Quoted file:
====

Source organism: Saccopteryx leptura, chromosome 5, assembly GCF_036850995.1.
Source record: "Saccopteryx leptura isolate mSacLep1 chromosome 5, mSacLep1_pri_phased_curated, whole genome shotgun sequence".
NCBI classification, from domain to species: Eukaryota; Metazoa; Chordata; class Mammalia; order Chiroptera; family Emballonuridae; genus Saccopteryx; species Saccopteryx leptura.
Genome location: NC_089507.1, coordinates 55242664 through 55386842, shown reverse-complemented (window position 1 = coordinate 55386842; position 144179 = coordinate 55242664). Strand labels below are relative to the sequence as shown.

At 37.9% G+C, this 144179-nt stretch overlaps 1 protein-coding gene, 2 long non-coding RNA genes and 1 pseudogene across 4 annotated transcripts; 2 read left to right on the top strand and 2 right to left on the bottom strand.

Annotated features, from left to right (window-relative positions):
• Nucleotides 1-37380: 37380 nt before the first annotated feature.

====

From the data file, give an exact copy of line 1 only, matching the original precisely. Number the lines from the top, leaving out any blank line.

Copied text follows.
Source organism: Saccopteryx leptura, chromosome 5, assembly GCF_036850995.1.